My husband is really grateful that I’m a lone shopper. I kind of know what I want or even if I’m looking to be inspired I just go around and I’m done, so I’m super quick. I’ll have a list of shops I want to hit, I go through the rails, I don’t dawdle, I don’t kind-of hum and haw… Everyone’s so busy these days, so online [shopping] is a giant lifesaver. I’m super-quick with purpose and quite ruthless. If I don’t love it, I don’t touch it.
What do you always buy or wear on repeat?
I think just really great smart but fun jumpsuits. That’s always my go-to. But also floral midi dresses—I’m really quite into them. I’m worried about the day they go away…
Is there anything you really want to get for autumn/winter 2019?
I would really love a well-tailored suit but in a mad colour. My brother-in-law is getting married and [he and his groomsmen] have all ordered their tailored suits and I’m getting quite jealous. I just wish I could wear a good, properly tailored suit. We have more fashion semi-tailored suits in Kitri and I would love to get to a point where we could do something more made-to-measure or bespoke.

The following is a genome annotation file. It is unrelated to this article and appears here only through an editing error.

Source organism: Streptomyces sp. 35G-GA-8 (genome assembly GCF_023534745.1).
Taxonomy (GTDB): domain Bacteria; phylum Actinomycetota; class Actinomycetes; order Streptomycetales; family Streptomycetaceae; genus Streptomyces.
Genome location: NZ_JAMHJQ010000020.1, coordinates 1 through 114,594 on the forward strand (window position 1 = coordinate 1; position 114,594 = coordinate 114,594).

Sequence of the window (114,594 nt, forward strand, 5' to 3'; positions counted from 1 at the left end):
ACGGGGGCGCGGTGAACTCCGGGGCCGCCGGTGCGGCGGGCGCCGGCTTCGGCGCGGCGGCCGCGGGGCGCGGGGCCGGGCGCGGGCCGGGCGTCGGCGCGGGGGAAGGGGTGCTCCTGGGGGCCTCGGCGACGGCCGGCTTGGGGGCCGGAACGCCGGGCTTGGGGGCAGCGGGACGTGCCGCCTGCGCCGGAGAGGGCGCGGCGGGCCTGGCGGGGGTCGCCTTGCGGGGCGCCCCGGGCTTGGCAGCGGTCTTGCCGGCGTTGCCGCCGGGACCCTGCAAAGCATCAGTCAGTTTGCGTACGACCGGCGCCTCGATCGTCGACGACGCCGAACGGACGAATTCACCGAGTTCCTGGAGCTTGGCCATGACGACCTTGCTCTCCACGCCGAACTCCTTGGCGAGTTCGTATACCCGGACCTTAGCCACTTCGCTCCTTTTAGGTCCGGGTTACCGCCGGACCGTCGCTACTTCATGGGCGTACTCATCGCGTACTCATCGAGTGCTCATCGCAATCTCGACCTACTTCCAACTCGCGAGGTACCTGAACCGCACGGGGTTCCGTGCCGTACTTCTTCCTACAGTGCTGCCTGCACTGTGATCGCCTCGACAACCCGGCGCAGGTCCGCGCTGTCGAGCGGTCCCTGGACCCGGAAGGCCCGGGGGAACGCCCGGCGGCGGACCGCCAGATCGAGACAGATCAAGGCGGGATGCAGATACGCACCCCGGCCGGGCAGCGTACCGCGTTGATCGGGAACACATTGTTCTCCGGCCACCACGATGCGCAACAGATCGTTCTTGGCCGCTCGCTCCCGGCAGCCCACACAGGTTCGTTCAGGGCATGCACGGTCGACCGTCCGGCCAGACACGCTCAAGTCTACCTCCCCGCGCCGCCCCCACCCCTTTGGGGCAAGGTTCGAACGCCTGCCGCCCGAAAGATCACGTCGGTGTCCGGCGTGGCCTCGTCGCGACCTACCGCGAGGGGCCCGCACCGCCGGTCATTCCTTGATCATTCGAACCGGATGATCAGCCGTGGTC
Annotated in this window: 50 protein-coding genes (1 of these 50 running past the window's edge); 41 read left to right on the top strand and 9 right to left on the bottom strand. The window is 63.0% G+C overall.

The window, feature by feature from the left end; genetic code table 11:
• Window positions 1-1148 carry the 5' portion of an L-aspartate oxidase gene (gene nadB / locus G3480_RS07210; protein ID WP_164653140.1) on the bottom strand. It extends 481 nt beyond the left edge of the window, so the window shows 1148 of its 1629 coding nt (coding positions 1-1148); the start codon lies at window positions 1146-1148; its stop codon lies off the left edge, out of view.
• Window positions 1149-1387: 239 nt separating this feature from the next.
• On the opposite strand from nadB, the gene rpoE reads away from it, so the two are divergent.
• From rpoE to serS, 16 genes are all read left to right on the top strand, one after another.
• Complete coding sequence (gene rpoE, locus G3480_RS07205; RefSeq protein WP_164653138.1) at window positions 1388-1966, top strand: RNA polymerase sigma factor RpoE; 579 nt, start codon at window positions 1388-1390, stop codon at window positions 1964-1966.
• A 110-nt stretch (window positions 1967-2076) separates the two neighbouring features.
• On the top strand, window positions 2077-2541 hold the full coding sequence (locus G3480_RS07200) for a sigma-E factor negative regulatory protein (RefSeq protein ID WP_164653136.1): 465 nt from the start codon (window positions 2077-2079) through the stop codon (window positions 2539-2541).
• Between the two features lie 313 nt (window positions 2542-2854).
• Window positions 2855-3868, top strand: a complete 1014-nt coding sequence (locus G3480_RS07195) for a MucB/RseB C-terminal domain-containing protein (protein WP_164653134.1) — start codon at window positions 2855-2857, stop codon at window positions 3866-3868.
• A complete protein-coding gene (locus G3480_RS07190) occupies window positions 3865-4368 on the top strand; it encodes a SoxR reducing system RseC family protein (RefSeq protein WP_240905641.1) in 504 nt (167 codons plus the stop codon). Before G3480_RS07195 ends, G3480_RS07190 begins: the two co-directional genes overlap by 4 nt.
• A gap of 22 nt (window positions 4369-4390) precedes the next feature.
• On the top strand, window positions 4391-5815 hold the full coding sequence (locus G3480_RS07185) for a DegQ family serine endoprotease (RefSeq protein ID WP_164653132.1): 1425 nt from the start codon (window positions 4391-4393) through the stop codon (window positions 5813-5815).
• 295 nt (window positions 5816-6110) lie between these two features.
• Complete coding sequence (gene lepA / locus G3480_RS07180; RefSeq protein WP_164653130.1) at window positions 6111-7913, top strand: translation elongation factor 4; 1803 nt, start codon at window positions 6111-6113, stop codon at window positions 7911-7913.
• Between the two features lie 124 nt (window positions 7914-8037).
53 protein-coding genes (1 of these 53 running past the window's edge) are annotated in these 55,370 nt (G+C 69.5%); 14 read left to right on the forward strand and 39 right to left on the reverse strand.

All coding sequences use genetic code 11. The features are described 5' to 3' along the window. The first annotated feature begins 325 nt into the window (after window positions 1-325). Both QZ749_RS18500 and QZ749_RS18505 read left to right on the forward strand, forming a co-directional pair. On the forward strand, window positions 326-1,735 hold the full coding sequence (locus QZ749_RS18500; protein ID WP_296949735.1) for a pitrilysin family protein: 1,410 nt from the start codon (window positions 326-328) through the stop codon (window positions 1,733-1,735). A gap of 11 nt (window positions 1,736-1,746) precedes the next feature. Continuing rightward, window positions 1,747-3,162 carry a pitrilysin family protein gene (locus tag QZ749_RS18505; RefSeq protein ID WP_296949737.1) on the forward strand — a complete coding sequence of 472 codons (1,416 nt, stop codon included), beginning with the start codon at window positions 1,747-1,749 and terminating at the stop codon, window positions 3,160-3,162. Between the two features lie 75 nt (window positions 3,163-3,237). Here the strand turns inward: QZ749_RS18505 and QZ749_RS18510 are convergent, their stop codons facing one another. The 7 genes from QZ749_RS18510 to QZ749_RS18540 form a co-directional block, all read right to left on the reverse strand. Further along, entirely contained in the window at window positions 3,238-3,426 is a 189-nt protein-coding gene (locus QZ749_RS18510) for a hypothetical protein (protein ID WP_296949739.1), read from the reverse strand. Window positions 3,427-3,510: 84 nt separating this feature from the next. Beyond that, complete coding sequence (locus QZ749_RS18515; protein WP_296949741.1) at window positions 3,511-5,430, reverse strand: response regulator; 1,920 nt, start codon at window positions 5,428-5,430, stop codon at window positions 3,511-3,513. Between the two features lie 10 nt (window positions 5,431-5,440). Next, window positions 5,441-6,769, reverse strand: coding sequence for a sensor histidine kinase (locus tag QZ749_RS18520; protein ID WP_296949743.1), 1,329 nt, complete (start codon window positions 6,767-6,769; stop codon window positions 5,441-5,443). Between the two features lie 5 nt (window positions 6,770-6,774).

Can you recall a particularly big purchase that meant something to you?
Oh, yes. It’s really embarrassing, though—it makes me sound like I’m such a designer whore! It was an Hermès enamel bracelet. I was obsessed with it for so long and because it had an H on it and my name is Haeni. I just loved it and kept seeing people wearing it back in the day (this is when Lindsay Lohan had like 10 of them, but it wasn’t because of her!), I just really liked the idea of having something and giving my daughter all of the H things and her name beginning with H and having these hand-me-downs. When I first got a pay rise, fortunately, it was the exact amount for the month that the bracelet cost, so I just thought it was meant to be. I blew it all on the bracelet. I still have it. I haven’t worn it for a little while. I’m hoping that it’ll come back into fashion soon…
Do you have any style icons?